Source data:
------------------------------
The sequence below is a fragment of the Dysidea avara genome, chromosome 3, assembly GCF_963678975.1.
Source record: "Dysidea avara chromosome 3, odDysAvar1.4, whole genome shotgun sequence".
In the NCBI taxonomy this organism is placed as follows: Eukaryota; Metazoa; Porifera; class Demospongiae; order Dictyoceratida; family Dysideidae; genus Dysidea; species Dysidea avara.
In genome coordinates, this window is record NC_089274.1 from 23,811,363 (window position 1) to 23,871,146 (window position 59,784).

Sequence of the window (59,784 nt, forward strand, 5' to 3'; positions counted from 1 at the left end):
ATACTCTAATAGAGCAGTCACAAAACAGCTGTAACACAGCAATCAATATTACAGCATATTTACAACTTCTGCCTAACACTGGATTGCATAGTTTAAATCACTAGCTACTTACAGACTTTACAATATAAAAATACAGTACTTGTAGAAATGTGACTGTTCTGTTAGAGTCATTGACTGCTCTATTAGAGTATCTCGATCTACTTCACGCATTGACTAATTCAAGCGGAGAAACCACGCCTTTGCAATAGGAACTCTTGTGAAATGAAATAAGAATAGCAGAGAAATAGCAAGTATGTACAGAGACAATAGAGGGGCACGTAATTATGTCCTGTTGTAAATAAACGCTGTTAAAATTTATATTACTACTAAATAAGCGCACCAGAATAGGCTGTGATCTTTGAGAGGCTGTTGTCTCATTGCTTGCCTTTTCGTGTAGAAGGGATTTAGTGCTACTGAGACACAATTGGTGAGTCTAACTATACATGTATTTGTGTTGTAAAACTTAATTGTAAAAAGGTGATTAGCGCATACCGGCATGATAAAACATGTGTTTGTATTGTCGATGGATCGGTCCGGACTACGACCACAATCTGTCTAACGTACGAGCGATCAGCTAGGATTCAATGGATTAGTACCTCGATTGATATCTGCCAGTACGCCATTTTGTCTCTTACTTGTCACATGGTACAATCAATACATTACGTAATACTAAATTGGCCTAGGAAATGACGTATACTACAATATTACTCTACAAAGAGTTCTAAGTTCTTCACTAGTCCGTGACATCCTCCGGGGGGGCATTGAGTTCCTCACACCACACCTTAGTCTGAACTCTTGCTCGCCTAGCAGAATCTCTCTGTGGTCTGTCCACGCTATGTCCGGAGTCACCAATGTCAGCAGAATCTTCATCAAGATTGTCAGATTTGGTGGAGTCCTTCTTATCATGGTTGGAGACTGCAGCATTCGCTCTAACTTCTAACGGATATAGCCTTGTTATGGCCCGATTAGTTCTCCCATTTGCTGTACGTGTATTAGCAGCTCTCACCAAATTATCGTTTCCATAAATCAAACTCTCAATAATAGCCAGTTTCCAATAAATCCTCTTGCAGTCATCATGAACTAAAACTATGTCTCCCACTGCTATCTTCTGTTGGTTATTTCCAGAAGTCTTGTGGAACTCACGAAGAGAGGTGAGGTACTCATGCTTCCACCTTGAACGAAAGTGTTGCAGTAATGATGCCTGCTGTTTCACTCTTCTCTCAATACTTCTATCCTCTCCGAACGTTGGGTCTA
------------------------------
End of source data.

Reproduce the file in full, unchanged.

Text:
The sequence below is a fragment of the Dysidea avara genome, chromosome 3, assembly GCF_963678975.1.
Source record: "Dysidea avara chromosome 3, odDysAvar1.4, whole genome shotgun sequence".
In the NCBI taxonomy this organism is placed as follows: Eukaryota; Metazoa; Porifera; class Demospongiae; order Dictyoceratida; family Dysideidae; genus Dysidea; species Dysidea avara.
In genome coordinates, this window is record NC_089274.1 from 23,811,363 (window position 1) to 23,871,146 (window position 59,784).

Sequence of the window (59,784 nt, forward strand, 5' to 3'; positions counted from 1 at the left end):
ATACTCTAATAGAGCAGTCACAAAACAGCTGTAACACAGCAATCAATATTACAGCATATTTACAACTTCTGCCTAACACTGGATTGCATAGTTTAAATCACTAGCTACTTACAGACTTTACAATATAAAAATACAGTACTTGTAGAAATGTGACTGTTCTGTTAGAGTCATTGACTGCTCTATTAGAGTATCTCGATCTACTTCACGCATTGACTAATTCAAGCGGAGAAACCACGCCTTTGCAATAGGAACTCTTGTGAAATGAAATAAGAATAGCAGAGAAATAGCAAGTATGTACAGAGACAATAGAGGGGCACGTAATTATGTCCTGTTGTAAATAAACGCTGTTAAAATTTATATTACTACTAAATAAGCGCACCAGAATAGGCTGTGATCTTTGAGAGGCTGTTGTCTCATTGCTTGCCTTTTCGTGTAGAAGGGATTTAGTGCTACTGAGACACAATTGGTGAGTCTAACTATACATGTATTTGTGTTGTAAAACTTAATTGTAAAAAGGTGATTAGCGCATACCGGCATGATAAAACATGTGTTTGTATTGTCGATGGATCGGTCCGGACTACGACCACAATCTGTCTAACGTACGAGCGATCAGCTAGGATTCAATGGATTAGTACCTCGATTGATATCTGCCAGTACGCCATTTTGTCTCTTACTTGTCACATGGTACAATCAATACATTACGTAATACTAAATTGGCCTAGGAAATGACGTATACTACAATATTACTCTACAAAGAGTTCTAAGTTCTTCACTAGTCCGTGACATCCTCCGGGGGGGCATTGAGTTCCTCACACCACACCTTAGTCTGAACTCTTGCTCGCCTAGCAGAATCTCTCTGTGGTCTGTCCACGCTATGTCCGGAGTCACCAATGTCAGCAGAATCTTCATCAAGATTGTCAGATTTGGTGGAGTCCTTCTTATCATGGTTGGAGACTGCAGCATTCGCTCTAACTTCTAACGGATATAGCCTTGTTATGGCCCGATTAGTTCTCCCATTTGCTGTACGTGTATTAGCAGCTCTCACCAAATTATCGTTTCCATAAATCAAACTCTCAATAATAGCCAGTTTCCAATAAATCCTCTTGCAGTCATCATGAACTAAAACTATGTCTCCCACTGCTATCTTCTGTTGGTTATTTCCAGAAGTCTTGTGGAACTCACGAAGAGAGGTGAGGTACTCATGCTTCCACCTTGAACGAAAGTGTTGCAGTAATGATGCCTGCTGTTTCACTCTTCTCTCAATACTTCTATCCTCTCCGAACGTTGGGTCTA